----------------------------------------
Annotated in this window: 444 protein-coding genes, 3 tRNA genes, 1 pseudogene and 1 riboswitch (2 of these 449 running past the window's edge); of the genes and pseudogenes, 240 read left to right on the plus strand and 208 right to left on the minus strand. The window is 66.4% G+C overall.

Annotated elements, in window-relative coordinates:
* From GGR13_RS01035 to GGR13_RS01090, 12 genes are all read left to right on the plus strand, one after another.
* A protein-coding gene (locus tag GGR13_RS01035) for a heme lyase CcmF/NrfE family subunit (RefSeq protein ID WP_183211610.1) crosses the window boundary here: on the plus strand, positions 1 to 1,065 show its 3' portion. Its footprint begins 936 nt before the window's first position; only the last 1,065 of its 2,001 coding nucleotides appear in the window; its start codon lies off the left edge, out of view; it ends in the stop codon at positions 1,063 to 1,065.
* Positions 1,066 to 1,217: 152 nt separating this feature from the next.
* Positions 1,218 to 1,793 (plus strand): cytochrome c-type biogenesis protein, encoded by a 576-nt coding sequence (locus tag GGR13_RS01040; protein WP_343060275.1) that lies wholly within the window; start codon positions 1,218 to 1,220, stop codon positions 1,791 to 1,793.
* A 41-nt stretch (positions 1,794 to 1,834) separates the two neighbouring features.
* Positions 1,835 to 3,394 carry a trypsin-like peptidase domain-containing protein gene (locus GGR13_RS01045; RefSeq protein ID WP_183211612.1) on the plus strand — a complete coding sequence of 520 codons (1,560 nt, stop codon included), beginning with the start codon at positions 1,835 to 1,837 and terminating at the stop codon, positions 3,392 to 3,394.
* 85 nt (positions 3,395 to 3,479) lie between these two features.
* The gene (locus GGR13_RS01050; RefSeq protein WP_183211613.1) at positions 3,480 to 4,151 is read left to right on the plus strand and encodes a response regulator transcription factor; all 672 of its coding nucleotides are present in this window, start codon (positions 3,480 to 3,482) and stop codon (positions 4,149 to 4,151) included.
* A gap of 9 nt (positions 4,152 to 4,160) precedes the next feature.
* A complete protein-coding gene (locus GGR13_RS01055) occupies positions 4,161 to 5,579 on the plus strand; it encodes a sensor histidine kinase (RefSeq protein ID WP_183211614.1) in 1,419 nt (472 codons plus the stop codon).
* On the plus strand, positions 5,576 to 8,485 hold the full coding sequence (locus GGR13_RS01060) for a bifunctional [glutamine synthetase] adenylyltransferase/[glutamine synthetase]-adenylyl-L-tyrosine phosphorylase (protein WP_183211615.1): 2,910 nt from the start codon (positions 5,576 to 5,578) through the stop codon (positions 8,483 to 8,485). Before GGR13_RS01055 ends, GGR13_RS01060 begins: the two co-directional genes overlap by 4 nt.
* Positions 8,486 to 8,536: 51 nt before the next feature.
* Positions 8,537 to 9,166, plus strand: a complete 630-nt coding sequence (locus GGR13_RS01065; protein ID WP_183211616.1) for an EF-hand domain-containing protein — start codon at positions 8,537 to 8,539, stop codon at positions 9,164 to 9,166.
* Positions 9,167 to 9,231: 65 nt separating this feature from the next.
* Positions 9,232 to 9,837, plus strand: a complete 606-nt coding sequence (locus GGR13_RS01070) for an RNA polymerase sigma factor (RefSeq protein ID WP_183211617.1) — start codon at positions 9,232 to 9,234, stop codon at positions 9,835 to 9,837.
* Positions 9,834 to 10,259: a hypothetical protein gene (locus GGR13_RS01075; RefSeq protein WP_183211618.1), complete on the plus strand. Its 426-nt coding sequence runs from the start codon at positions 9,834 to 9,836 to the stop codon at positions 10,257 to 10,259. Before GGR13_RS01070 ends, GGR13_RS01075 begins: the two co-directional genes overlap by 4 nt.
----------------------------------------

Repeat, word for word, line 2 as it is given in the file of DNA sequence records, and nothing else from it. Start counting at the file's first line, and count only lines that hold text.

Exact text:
Annotated elements, in window-relative coordinates: